How to seed your video

You’ve created some great video content. Congratulations!

But now the hard work begins. You need to seed your video to make sure people see it, but how do you go about it without spending a fortune? You need help but it’s confusing which channel to use, how to promote your content and most importantly knowing whether you’re reaching your audience or just some spam-bot out in cyberspace.

Many people still believe that if they put their video out there and it’s good it will naturally attract a large viewership, but sadly this just isn’t the case. Back in 2012 we used to tell people that the chance of their video getting more than 10,000 views organically (that’s with no paid advertising) was about 10,000 to 1. That situation has got a lot worse for marketers. According to Youtube, over 100 hours of video is uploaded to their platform EVERY MINUTE. So that’s 6000 minutes of content uploaded every minute that ticks by. If you want to stand out from the crowd you need to promote your content and we’re going to show you how.

Don’t panic we’re here to help. Here are our top tips and tricks from years of experience.

1. Choose your platform(s)

There are several platforms for video, all with their advantages and disadvantages. Unless you have an infinite advertising budget you should consider which is best suited to your needs:

Youtube

Youtube is the largest video platform on the web. It’s a social network in it’s own right with the ability for people to find your content through youtube.com. They can subscribe, share and comment all within the Youtube portal and perhaps most tellingly, Youtube is the second biggest search engine by volume after Google.com.

If you want your content to be shared, seen and viewed for free (organic) then Youtube is essential. It’s important that you set your channel up correctly including:

  • Setting up the short name of your channel e.g. http://www.youtube.com/thecreativegrid
  • Watermarking – an icon that appears over your content which users can click on to subscribe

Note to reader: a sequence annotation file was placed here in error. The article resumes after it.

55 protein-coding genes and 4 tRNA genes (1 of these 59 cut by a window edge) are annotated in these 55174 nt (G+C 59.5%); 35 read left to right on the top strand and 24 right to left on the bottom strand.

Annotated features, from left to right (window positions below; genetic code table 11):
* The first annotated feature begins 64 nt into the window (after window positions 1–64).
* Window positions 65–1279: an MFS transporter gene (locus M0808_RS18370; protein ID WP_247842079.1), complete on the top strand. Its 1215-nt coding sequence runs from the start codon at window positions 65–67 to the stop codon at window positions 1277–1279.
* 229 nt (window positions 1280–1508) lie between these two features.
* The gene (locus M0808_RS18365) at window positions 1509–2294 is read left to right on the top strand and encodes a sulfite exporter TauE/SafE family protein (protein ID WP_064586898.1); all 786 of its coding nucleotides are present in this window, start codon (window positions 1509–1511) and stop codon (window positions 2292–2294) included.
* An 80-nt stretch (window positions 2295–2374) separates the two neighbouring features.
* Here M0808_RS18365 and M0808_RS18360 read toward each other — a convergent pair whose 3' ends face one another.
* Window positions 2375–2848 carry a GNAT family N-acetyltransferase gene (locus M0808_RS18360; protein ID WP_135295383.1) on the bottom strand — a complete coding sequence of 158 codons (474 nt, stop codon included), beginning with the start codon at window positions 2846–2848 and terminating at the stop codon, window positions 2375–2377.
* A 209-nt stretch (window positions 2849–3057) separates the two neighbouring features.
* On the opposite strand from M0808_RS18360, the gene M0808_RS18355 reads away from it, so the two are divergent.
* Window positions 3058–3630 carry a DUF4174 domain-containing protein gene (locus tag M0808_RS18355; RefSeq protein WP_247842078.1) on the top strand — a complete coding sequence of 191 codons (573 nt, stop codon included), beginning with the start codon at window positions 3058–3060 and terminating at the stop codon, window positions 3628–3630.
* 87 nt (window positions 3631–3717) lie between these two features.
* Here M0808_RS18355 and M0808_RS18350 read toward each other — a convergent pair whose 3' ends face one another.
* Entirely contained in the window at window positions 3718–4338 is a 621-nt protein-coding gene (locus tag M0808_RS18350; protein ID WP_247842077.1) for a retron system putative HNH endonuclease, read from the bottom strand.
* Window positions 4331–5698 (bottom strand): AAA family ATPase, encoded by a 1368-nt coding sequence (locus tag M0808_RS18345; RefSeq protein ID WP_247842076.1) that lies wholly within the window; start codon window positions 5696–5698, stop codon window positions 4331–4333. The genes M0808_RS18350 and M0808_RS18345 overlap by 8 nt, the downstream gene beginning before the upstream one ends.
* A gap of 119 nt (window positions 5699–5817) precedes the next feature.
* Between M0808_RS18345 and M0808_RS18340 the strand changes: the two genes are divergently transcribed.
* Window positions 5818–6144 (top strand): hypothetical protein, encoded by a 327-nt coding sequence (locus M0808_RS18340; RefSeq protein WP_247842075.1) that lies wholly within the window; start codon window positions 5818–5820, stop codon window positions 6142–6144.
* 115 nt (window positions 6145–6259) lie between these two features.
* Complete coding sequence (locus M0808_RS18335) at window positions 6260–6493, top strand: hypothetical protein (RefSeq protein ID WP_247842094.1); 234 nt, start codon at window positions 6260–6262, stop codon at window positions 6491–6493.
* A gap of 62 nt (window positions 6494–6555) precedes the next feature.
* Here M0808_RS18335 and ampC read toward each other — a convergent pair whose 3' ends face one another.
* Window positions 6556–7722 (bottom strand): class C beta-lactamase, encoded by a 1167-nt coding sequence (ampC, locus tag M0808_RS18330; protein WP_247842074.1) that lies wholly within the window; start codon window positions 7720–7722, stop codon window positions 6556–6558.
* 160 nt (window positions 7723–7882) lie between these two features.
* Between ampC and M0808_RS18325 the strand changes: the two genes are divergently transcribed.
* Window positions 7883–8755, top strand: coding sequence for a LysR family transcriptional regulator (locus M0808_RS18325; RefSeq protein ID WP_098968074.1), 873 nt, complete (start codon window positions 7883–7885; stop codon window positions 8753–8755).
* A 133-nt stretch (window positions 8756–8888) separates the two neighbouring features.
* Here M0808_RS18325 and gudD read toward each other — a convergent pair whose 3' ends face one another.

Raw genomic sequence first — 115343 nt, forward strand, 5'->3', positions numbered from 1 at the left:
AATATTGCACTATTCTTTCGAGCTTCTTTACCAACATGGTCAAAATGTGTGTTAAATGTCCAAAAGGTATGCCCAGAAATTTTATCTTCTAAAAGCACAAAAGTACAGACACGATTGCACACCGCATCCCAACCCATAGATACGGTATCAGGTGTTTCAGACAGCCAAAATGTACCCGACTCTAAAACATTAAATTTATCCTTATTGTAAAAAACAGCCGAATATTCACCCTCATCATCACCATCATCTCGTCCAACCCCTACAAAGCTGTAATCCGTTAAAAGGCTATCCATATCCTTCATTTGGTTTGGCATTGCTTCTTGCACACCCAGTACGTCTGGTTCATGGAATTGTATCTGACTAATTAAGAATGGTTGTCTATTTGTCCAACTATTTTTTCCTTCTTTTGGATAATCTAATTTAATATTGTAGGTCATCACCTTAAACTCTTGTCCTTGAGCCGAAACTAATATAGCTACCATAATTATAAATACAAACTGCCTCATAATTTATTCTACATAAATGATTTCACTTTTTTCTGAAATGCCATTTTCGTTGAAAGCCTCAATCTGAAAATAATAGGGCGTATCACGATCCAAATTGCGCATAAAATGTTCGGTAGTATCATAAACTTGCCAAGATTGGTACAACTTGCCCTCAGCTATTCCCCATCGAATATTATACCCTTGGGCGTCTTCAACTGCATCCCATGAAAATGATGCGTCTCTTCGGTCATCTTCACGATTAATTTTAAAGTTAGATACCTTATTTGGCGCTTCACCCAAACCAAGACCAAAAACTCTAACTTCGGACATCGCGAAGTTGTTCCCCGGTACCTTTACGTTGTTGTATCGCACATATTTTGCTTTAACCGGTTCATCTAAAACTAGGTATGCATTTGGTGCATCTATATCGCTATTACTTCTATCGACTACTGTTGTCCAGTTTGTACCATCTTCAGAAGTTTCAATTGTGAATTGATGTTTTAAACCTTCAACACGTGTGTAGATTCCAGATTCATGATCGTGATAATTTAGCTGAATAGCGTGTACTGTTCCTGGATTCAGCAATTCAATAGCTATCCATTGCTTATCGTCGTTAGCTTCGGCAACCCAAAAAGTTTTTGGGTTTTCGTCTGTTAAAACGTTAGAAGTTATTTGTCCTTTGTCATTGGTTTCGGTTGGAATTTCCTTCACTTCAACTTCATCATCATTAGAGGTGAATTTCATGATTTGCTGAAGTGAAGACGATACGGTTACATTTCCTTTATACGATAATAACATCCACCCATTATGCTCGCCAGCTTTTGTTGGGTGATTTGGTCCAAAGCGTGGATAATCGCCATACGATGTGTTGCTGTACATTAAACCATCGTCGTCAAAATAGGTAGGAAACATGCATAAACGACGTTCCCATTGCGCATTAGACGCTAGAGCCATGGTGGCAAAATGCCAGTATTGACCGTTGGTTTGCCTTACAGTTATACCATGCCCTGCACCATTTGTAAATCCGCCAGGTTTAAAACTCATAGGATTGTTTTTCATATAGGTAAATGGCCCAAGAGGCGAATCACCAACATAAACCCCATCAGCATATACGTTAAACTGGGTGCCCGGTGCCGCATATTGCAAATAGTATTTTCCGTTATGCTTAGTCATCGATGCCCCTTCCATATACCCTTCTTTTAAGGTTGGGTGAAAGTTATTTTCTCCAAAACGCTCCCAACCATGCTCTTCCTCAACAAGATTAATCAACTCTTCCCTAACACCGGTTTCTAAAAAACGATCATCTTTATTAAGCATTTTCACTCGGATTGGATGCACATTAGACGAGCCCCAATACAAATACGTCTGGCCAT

• Adding <2 minute videos to Youtube’s advertising inventory. This acts as free advertising when Youtube runs low on paid inventory
  • Adding your social networks
  • Pre-roll – you can add a pre-roll to all your videos which can be useful for new campaigns.
  • Embed your Youtube videos on your website. This will improve SEO for your website providing you’ve verified your site within Google Webmaster Tools.

There are some limitations to Youtube. Most notably you can’t add a link to a video that takes users away from the Youtube environment e.g. to your website. You can only link to other Youtube videos and encourage people to subscribe. Once they’ve subscriber however, depending on their settings they will receive an email when you publish a new email. This is free marketing.

There are some downsides to Youtube. The biggest is that you can’t easily replace a video with a new version. Let’s say you’ve had 40,000 views for your marketing video (paid or organic) and then your branding changes you have a stark choice. Start again with a new video or suck it up and leave the existing video on your playlist.

Vimeo

Vimeo is used by filmmakers primarily. We love it, but not for reasons that marketers will value. Vimeo is much “truer” to the colour correction work that we’ve put in on your video. Youtube’s codec can interfere and so the result can be different to what we see in our editing software. We can replace a video if there is an updated version and Vimeo has better branding options so that when you embed a video you can watermark it with your logo.

There is a thriving community on Vimeo, but it tends to be animators, filmmakers and creatives. If they are your target market then Vimeo is the place to be, otherwise it’s no where near as social as Youtube and does nothing for your SEO on Google.com

Facebook

You might be slightly surprised to see Facebook on here. For years it’s been pretty poor at supporting video, but in January 2015 Facebook announced a new video advertising capability and a renewed focus on video.

You have to upload your videos natively to get the best from the social network. You will notice that your video will be seen by more people, that it will play natively in their newsfeed and that you can link to your website using the “Learn more” option. If you simply link to a Youtube or Vimeo video you won’t have these options so our advice for Facebook is to upload natively, order your videos into a neat little playlist and use all of the free options available to you.

Whilst the video advertising capability is new you will also get more views per $1 spent. As the platform matures the value of advertising will decrease so it’s worth trying Facebook out early.

Vine & Instagram

Vine (owned by Twitter) and Instagram (owned by Facebook) are shorter forms of video, six and fifteen seconds respectively. This can be great for promoting your film shoot or showing behind the scenes footage. You could also use both platforms to create shorter content to support your campaign.

Vine is useful because it plays natively in a user’s Twitter feed whereas Instagram will appear as a URL which a user will need to click on (typically they don’t which is why this is valuable).